Ricotta and Swiss Chard Ravioli
For our seafood choice, we went with the Roasted Salmon ($16) with morel and crimini mushrooms, Brussel sprout leaves and, you guessed it, truffle oil (I just can't get enough!). This salmon was cooked perfectly. The crispy outside was met with a medium rare center - I just don't know how they do that! The portion was also perfect given that we were sharing other dishes as well. However, if I were in the mood for salmon, I would come back just to order this dish for myself and it would be a perfectly portioned meal.

Roasted Salmon
Our last entree was recommended to us by Sammie as Sojourn's most popular dish. The Skirt Steak ($18) with Asian pear and soy marinade, served with scallion fried rice, was the biggest portion we were served all evening. In fact, we couldn't even finish it (so keep that in mind when ordering one dish from every category). However, the flavors were delicious. The rice wasn't much more than anything I've ever had before, but the meat was juicy, tender and full of flavor. I could see why people would order it again and again.

Skirt Steak
By this point, the dining room was filling up a bit, but the crowd was definitely on the older side, which surprised us given the restaurant's proximity to all of the Second Avenue hotspots. At the same time, the amount of regulars who seemed to be present in the dining room could be a testament to the stability of the stellar cuisine and ample hospitality. Although I had read several negative reviews regarding the service of Sojourn on Yelp, I was happy to find that we had zero problems. Jose was one of the most personable waiters I've had in a while, offering menu suggestions and actually seeming interested in what his customers wanted out of their meal.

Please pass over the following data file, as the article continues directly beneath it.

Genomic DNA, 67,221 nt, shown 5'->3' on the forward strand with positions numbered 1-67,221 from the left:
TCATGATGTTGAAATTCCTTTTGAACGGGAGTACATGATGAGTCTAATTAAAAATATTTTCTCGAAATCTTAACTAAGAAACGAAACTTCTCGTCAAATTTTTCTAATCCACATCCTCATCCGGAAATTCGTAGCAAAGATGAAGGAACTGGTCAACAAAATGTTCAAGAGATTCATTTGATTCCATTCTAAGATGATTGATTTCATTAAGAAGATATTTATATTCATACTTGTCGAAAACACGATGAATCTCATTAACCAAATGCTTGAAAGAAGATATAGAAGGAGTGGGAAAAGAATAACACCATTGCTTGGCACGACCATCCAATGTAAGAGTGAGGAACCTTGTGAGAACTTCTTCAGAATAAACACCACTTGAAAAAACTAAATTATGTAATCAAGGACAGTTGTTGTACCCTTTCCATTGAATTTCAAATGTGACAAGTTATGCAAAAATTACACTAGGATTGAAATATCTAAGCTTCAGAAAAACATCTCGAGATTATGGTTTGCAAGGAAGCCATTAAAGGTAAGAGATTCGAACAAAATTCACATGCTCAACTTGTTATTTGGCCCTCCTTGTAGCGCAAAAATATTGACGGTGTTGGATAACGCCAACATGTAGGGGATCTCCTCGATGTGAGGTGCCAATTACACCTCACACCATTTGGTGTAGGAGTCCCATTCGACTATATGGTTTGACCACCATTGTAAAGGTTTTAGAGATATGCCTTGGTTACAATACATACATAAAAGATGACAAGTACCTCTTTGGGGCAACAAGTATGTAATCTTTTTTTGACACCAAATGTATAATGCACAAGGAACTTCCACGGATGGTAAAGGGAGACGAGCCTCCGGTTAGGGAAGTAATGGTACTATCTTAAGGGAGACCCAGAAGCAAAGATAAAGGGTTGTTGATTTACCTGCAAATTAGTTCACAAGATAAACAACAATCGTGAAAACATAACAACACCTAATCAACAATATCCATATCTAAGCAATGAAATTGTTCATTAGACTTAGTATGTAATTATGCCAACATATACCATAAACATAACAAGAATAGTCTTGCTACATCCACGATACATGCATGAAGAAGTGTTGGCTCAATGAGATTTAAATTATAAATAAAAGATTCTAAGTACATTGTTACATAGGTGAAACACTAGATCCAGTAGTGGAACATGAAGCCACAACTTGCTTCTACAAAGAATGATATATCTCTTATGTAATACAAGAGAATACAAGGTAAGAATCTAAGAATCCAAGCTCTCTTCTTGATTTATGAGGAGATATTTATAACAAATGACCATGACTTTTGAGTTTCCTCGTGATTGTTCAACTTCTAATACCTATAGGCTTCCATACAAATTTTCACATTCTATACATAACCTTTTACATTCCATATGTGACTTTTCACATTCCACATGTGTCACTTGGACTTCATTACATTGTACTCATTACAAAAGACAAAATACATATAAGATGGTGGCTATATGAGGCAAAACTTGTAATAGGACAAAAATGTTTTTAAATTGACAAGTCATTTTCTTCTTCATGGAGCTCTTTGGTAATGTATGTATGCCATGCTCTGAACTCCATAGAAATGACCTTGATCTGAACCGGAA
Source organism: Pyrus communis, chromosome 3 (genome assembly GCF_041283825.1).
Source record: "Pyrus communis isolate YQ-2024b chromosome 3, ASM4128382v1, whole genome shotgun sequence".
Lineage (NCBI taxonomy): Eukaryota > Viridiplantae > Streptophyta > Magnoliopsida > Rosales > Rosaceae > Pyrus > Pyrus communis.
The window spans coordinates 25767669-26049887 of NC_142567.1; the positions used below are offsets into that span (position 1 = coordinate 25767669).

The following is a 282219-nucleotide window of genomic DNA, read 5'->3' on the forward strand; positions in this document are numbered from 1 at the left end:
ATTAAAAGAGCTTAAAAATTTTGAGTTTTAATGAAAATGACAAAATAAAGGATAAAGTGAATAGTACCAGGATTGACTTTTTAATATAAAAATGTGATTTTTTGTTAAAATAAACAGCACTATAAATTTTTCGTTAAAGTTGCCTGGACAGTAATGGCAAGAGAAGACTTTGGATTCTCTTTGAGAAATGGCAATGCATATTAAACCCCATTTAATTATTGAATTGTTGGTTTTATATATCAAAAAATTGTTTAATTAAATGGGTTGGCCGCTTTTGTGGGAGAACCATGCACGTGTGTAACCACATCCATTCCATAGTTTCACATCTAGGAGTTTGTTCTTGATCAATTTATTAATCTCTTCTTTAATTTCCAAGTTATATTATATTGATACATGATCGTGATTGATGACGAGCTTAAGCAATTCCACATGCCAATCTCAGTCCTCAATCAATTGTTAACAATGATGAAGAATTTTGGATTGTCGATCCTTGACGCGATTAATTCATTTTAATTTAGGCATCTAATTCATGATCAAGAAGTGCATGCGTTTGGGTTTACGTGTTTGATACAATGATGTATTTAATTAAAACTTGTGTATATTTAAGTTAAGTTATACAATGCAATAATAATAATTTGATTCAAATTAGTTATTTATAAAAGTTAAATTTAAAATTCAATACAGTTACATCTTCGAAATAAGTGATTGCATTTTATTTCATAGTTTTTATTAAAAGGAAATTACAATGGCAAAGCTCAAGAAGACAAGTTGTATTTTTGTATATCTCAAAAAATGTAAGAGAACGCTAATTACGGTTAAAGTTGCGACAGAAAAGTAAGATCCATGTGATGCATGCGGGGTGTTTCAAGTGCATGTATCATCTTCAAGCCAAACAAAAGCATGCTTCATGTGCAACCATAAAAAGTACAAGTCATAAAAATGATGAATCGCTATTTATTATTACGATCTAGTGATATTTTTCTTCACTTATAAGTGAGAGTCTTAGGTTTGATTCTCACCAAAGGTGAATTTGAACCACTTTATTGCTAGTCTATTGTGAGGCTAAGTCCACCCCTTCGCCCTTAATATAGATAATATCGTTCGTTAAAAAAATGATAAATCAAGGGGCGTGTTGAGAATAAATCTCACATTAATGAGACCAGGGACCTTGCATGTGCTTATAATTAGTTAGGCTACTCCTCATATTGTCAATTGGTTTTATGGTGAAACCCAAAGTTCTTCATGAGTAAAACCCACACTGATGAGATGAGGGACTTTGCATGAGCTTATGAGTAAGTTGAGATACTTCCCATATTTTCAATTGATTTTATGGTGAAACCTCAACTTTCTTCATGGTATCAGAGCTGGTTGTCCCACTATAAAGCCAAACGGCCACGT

After taking a bit of time to digest, we decided that to get the full impression of Sojourn, we had to try their most popular dessert, the Blueberry and Ricotta Cheesecake ($10). When what I referred to as a "hunka hunka" piece of cheesecake arrived at our table, I was in heaven. If you've never had ricotta cheesecake, it's way better than whatever you're used to. More light and fluffy and less sticky sweet, this graham-cracker crusted delicacy was topped with blueberries and port wine sauce. Super creamy, this dessert is one of the best ways you could round out your meal. Perhaps I would have been in favor of a slightly smaller piece of cake for a few dollars less, but this dessert was too spectacular to care about portion size all that much.

Blueberry and Ricotta Cheesecake
On top of their spectacular food (be sure to check out the reasonably priced brunch menu), Sojourn offers various wine tastings and special dinners. Wine dinners generally run around $60 and include five courses, each with a different wine pairing - a steal especially for Manhattan, where these dinners can run upwards of $200. The dining room is also a rotating gallery for local artists.

Having lived on the Upper East Side for 3 years, I was surprised that I had never heard of this gem of a restaurant. However, Sojourn seems to be interested in widening its market, recently appearing on the Bloomspot deals site. Sammie also informed me that Sojourn will be offering free samples of two of the restaurant's most popular menu items Wednesday 10/19: the Fig and Proscuitto as well as the Blueberry Cheesecake I tried during my meal. If I were you, I'd hightail it up to 79th Street between 5-8pm Wednesday for some of that cheesecake :) Tell them Awesome in New York sent you.

Sojourn on Urbanspoon

1 comment:

  1. That Blueberry and Ricotta cheesecake looks delicious!